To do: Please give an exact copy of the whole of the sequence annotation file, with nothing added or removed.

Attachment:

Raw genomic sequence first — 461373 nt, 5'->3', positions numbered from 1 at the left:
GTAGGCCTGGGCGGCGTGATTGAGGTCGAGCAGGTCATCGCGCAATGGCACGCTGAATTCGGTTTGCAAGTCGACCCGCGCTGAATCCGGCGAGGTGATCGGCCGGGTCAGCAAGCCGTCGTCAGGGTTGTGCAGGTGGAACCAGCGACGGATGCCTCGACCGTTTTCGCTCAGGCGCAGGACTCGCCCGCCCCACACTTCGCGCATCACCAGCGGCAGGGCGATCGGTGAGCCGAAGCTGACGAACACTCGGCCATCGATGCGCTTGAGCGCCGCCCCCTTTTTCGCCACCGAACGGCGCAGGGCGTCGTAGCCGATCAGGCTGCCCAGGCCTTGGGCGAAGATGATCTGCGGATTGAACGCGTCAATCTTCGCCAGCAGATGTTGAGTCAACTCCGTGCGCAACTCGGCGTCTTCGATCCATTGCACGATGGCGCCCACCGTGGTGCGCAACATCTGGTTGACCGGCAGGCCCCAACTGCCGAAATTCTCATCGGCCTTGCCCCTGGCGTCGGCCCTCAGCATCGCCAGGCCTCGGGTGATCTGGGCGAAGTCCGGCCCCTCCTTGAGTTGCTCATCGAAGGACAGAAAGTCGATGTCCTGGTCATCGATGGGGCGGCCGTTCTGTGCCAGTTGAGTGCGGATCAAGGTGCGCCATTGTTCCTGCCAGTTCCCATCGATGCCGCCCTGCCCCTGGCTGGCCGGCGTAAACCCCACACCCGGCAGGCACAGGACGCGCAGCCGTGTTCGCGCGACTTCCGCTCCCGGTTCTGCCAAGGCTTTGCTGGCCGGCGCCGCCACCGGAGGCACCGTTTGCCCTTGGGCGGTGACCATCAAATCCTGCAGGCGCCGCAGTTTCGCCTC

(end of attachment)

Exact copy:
Raw genomic sequence first — 461373 nt, 5'->3', positions numbered from 1 at the left:
GTAGGCCTGGGCGGCGTGATTGAGGTCGAGCAGGTCATCGCGCAATGGCACGCTGAATTCGGTTTGCAAGTCGACCCGCGCTGAATCCGGCGAGGTGATCGGCCGGGTCAGCAAGCCGTCGTCAGGGTTGTGCAGGTGGAACCAGCGACGGATGCCTCGACCGTTTTCGCTCAGGCGCAGGACTCGCCCGCCCCACACTTCGCGCATCACCAGCGGCAGGGCGATCGGTGAGCCGAAGCTGACGAACACTCGGCCATCGATGCGCTTGAGCGCCGCCCCCTTTTTCGCCACCGAACGGCGCAGGGCGTCGTAGCCGATCAGGCTGCCCAGGCCTTGGGCGAAGATGATCTGCGGATTGAACGCGTCAATCTTCGCCAGCAGATGTTGAGTCAACTCCGTGCGCAACTCGGCGTCTTCGATCCATTGCACGATGGCGCCCACCGTGGTGCGCAACATCTGGTTGACCGGCAGGCCCCAACTGCCGAAATTCTCATCGGCCTTGCCCCTGGCGTCGGCCCTCAGCATCGCCAGGCCTCGGGTGATCTGGGCGAAGTCCGGCCCCTCCTTGAGTTGCTCATCGAAGGACAGAAAGTCGATGTCCTGGTCATCGATGGGGCGGCCGTTCTGTGCCAGTTGAGTGCGGATCAAGGTGCGCCATTGTTCCTGCCAGTTCCCATCGATGCCGCCCTGCCCCTGGCTGGCCGGCGTAAACCCCACACCCGGCAGGCACAGGACGCGCAGCCGTGTTCGCGCGACTTCCGCTCCCGGTTCTGCCAAGGCTTTGCTGGCCGGCGCCGCCACCGGAGGCACCGTTTGCCCTTGGGCGGTGACCATCAAATCCTGCAGGCGCCGCAGTTTCGCCTC